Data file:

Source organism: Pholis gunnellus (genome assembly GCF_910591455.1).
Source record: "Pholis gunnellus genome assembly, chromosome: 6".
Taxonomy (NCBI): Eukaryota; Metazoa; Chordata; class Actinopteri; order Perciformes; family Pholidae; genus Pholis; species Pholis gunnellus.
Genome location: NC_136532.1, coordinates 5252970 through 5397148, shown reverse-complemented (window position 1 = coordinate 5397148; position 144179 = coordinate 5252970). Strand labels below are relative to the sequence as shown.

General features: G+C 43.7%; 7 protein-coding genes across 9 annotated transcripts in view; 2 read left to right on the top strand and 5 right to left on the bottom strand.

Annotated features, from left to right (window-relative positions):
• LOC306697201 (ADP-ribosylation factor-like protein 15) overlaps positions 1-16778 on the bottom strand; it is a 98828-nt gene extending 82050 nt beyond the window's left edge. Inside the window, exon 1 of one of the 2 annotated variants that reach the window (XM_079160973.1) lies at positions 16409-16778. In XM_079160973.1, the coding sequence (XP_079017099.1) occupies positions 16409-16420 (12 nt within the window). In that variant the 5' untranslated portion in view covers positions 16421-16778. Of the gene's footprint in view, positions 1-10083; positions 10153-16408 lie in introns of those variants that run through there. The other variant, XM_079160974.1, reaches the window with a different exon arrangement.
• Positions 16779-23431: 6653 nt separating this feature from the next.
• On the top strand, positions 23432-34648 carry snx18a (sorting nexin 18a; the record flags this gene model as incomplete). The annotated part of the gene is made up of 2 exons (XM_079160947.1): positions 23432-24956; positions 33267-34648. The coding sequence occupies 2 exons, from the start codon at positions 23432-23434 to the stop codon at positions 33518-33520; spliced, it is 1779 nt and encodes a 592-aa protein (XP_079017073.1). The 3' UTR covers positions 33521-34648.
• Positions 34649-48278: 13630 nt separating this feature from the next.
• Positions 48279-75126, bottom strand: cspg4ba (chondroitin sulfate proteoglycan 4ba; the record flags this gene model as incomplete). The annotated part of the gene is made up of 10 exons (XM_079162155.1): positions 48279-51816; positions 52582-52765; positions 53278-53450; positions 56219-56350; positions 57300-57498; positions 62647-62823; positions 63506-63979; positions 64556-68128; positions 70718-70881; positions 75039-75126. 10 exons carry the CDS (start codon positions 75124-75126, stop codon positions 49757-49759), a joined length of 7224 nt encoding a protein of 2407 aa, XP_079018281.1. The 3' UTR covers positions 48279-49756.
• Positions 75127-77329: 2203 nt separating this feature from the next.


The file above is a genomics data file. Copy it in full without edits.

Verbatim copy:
Source organism: Pholis gunnellus (genome assembly GCF_910591455.1).
Source record: "Pholis gunnellus genome assembly, chromosome: 6".
Taxonomy (NCBI): Eukaryota; Metazoa; Chordata; class Actinopteri; order Perciformes; family Pholidae; genus Pholis; species Pholis gunnellus.
Genome location: NC_136532.1, coordinates 5252970 through 5397148, shown reverse-complemented (window position 1 = coordinate 5397148; position 144179 = coordinate 5252970). Strand labels below are relative to the sequence as shown.

General features: G+C 43.7%; 7 protein-coding genes across 9 annotated transcripts in view; 2 read left to right on the top strand and 5 right to left on the bottom strand.

Annotated features, from left to right (window-relative positions):
• LOC306697201 (ADP-ribosylation factor-like protein 15) overlaps positions 1-16778 on the bottom strand; it is a 98828-nt gene extending 82050 nt beyond the window's left edge. Inside the window, exon 1 of one of the 2 annotated variants that reach the window (XM_079160973.1) lies at positions 16409-16778. In XM_079160973.1, the coding sequence (XP_079017099.1) occupies positions 16409-16420 (12 nt within the window). In that variant the 5' untranslated portion in view covers positions 16421-16778. Of the gene's footprint in view, positions 1-10083; positions 10153-16408 lie in introns of those variants that run through there. The other variant, XM_079160974.1, reaches the window with a different exon arrangement.
• Positions 16779-23431: 6653 nt separating this feature from the next.
• On the top strand, positions 23432-34648 carry snx18a (sorting nexin 18a; the record flags this gene model as incomplete). The annotated part of the gene is made up of 2 exons (XM_079160947.1): positions 23432-24956; positions 33267-34648. The coding sequence occupies 2 exons, from the start codon at positions 23432-23434 to the stop codon at positions 33518-33520; spliced, it is 1779 nt and encodes a 592-aa protein (XP_079017073.1). The 3' UTR covers positions 33521-34648.
• Positions 34649-48278: 13630 nt separating this feature from the next.
• Positions 48279-75126, bottom strand: cspg4ba (chondroitin sulfate proteoglycan 4ba; the record flags this gene model as incomplete). The annotated part of the gene is made up of 10 exons (XM_079162155.1): positions 48279-51816; positions 52582-52765; positions 53278-53450; positions 56219-56350; positions 57300-57498; positions 62647-62823; positions 63506-63979; positions 64556-68128; positions 70718-70881; positions 75039-75126. 10 exons carry the CDS (start codon positions 75124-75126, stop codon positions 49757-49759), a joined length of 7224 nt encoding a protein of 2407 aa, XP_079018281.1. The 3' UTR covers positions 48279-49756.
• Positions 75127-77329: 2203 nt separating this feature from the next.